Culture » Visual Arts

Hummable Humbug

Singing Scrooges and dancing Dickens



It's virtually impossible to pull off a serious attempt at any version of A Christmas Carol, but you can't blame the Fine Arts Center for trying. Taking on Scrooge and Marley is a rite of passage in the world of the theater, and companies define themselves by if and how they decide to treat the great white elephant.

Dickens attracts the prodigal audience in the same way that Christmas Eve services bring out the piety in people who haven't seen the inside of a church since Easter morning. For that reason -- that free token in the game of box-office bingo -- theater companies continue to plunge once more into the fray, and the blue-haired contingent sleeps easy with the satisfaction that Tiny Tim will ride again.

Scrooge! is a good take on the story, keeping faithful to the original while adding a couple dozen songs perfectly suited to the alternatively haunting and festive spirit of Dickens' lively characters from London's Cheapside district. The material is far from indestructible, but a capable cast can bring new life to Ebeneezer's occult odyssey through accomplished renderings of its uplifting love songs, its twisted black humor and a generous helping of chorus numbers guaranteed to raise the roof.

The FAC company delivers an energetic, spirited performance that is easy to enjoy. Geoffrey Lind and Virginia Henley are among the standouts in the double roles of Scrooge's nephew Harry and his wife Helen as well as Young Ebeneezer and his fiancee Isabel, filling the stage with light and color that have long been shaded by Scrooge's gloom. Their tender and evocative "Happiness" is one of the gentle highlights of the evening, and the characters are so enticing we end up yearning for more of them.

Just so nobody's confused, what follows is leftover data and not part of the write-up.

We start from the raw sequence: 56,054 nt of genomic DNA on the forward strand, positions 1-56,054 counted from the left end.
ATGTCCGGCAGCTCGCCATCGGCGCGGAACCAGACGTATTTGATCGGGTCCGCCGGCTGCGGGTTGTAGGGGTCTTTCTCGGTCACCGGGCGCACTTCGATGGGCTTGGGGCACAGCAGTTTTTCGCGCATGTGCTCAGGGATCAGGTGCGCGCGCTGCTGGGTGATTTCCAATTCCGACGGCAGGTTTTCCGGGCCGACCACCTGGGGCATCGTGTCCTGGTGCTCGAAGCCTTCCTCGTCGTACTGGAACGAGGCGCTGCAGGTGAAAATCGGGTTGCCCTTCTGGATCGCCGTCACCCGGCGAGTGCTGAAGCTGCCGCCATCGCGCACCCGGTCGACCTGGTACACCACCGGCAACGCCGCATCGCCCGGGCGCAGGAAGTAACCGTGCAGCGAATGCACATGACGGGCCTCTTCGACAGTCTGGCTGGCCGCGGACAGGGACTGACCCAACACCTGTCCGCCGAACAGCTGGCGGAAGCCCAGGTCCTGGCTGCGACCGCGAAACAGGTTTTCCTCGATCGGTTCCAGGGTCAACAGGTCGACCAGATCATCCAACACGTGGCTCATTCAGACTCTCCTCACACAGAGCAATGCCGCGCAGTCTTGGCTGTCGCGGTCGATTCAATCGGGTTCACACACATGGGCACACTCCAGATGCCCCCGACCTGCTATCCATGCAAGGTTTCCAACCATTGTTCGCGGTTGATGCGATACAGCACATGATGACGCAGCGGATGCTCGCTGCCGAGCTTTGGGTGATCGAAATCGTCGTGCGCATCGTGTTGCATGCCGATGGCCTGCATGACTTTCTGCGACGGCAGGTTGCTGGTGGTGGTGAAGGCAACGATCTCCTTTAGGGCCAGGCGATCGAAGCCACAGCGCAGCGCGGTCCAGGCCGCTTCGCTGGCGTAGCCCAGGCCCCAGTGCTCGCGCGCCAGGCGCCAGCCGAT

Roger Claman leads a joyous chorus romp as Fezziwig, Young Ebeneezer's employer, leading the company through a stomping "December the Twenty-fifth." His quick change into the role of Christmas Present may be too abrupt for the audience's fragile suspension of disbelief, and the exuberant "I Like Life" misses some of that liveliness until a team of toys comes to life for a wind-up dance. The play reaches its peak when Rob Geers anchors the irresistible "Thank You Very Much," a high-stepping street party celebrating Scrooge's passing. Geers gives the production a jolt of momentum with his elevated performance, pulling the whole play up by its bootstraps.

John Gort's best moments as Scrooge come when he putters about in his nightshirt, observing his own life, delighting in his youth, meeting astonishment at the noble behavior of Bob Cratchit and his nephew, and peering with dread into the shadows of his future. When Gort must carry a scene, however, he is too often not up to the task, stumbling through lines of dialogue, pacing aimlessly and missing lyrics and cues in his songs.

With vocal projection permanently banished to the attic of lost arts, the Fine Arts Center mikes the featured performers, a practice as customary in contemporary theater as the inevitable technical gaffes sure to accompany the use of mikes. Scrooge's mikes, for example, picks up his breathing so heavily that there should be a warning in the program alerting anyone suffering from anxiety over obscene phone calls to bring earplugs. The amplified voices are a little tinny at first, but either the sound gets better or the audience gets used to it.

The microphones are a fair trade if that's what it takes to accommodate the splendid nine-piece orchestra, as full and fine an assembly of musicians as any Front Range theater can boast. The set itself is impressive, making up in grandeur what it may lack in detail. T.S. Machina's design features set pieces gliding onstage and descending from above in perfect synchronicity, reflecting the magical quality of the transformative story.

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